Many drivers on the receiving end of a speeding ticket commented that their speedometer reported their vehicle’s speed as something different than the radar or laser speed measuring device that I had used.
I don’t doubt that these drivers were telling me the truth. The trouble is that for virtually all of these incidents, I knew how accurate my speed measuring device was but these drivers had no idea whether their speedometer was accurate or not.
I asked Transport Canada what the standards were for speedometer accuracy. They regulate many things about how our vehicles are constructed and how their systems must function.
The response was short and succinct: “Transport Canada does not regulate the accuracy of speedometers. If you are experiencing inaccuracies in relation to your vehicle speedometer, you should contact the original vehicle manufacturer.”
Manufacturers are guided by a standard set by the Society of Automotive Engineers known as J1226 Electric Speedometer Specification. At speeds above about 90 km/h the allowable range for speed is four per cent of the highest reading shown on the speedometer. For the vehicles in my family, this means +/- 8 km/h for my pickup and +/- 10 km/h for my wife’s car.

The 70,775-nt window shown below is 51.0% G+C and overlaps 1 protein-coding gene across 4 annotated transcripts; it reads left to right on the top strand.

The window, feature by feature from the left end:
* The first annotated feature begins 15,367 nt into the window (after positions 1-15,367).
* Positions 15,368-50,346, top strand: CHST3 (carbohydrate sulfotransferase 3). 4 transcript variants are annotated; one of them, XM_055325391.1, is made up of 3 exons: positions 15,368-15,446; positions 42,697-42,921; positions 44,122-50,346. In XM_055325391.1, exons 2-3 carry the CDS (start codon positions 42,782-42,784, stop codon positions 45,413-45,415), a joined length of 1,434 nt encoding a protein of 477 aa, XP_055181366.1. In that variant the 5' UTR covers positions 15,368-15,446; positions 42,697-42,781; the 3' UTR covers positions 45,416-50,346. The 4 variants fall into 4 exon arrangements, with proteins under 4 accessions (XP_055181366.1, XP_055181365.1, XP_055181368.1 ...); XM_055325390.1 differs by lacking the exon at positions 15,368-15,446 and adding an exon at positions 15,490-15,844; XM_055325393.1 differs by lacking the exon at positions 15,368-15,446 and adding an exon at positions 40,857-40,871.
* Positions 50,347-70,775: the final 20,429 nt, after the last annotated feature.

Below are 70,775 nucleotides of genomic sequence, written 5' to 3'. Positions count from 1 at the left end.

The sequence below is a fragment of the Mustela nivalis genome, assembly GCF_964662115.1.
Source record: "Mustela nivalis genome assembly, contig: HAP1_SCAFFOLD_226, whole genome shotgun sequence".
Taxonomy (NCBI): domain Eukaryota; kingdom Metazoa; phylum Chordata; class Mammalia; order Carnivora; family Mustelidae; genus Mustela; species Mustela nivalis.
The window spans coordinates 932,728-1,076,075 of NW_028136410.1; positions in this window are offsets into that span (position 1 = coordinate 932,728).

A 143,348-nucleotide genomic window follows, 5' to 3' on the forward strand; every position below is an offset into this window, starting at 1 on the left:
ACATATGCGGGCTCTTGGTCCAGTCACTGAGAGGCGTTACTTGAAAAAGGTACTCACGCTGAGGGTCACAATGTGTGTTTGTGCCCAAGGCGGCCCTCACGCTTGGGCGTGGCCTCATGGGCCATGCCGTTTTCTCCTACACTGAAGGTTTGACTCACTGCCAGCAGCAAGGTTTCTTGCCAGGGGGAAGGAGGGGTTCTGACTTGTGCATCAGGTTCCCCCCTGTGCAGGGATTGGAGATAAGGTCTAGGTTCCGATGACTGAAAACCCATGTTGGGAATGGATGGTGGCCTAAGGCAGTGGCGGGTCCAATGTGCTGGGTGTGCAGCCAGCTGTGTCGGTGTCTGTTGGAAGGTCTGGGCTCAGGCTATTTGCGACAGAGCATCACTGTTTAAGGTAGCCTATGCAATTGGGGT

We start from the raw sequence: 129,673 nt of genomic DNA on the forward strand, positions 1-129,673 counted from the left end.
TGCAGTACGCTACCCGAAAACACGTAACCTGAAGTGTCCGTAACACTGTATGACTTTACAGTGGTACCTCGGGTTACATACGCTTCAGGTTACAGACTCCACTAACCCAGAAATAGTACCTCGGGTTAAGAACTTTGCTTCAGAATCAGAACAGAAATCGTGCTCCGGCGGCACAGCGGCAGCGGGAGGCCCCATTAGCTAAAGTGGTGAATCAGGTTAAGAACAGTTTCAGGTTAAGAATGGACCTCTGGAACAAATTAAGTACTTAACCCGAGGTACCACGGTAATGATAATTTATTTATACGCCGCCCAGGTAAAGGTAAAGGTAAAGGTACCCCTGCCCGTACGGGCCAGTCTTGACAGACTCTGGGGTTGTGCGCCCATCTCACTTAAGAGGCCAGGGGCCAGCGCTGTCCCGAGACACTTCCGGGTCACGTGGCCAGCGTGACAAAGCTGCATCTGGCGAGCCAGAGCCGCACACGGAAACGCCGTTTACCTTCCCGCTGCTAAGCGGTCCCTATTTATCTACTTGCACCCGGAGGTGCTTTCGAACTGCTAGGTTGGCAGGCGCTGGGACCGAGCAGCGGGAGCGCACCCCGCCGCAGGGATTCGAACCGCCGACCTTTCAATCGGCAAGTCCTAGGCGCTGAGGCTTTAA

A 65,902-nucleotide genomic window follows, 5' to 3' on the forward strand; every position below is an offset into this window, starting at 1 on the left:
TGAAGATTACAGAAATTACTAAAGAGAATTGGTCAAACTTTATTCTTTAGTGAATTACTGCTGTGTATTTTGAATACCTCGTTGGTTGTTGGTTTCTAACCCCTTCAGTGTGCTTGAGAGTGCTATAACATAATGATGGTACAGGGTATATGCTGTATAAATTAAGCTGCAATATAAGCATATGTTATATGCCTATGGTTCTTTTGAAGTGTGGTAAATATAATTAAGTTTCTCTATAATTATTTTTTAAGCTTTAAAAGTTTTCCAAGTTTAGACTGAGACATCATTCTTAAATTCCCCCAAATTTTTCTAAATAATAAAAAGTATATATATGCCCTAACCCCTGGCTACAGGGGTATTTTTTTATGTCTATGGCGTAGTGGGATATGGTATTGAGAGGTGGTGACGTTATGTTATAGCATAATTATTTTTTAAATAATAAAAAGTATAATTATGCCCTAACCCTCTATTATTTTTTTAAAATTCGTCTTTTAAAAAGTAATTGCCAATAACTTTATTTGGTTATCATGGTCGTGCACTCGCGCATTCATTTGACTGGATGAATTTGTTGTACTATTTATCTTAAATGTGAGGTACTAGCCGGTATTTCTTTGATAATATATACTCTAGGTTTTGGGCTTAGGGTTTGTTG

Throw in some tire wear, improper tire inflation, a change of tires and wheels or even just a replacement tire of the same size classification and you can change this reading even more.
If you like to travel at 10 over because the cops don’t stop anyone for 10 over, you are easily risking being 20 or more over without knowing it. You may be advised to stick to the number on your speedometer that matches the posted limit.
For more information on this topic, visit www.drivesmartbc.ca. Questions or comments are welcome by e-mail to firstname.lastname@example.org. Tim Schewe is a retired RCMP constable with many years of traffic law enforcement experience. His column appears Friday.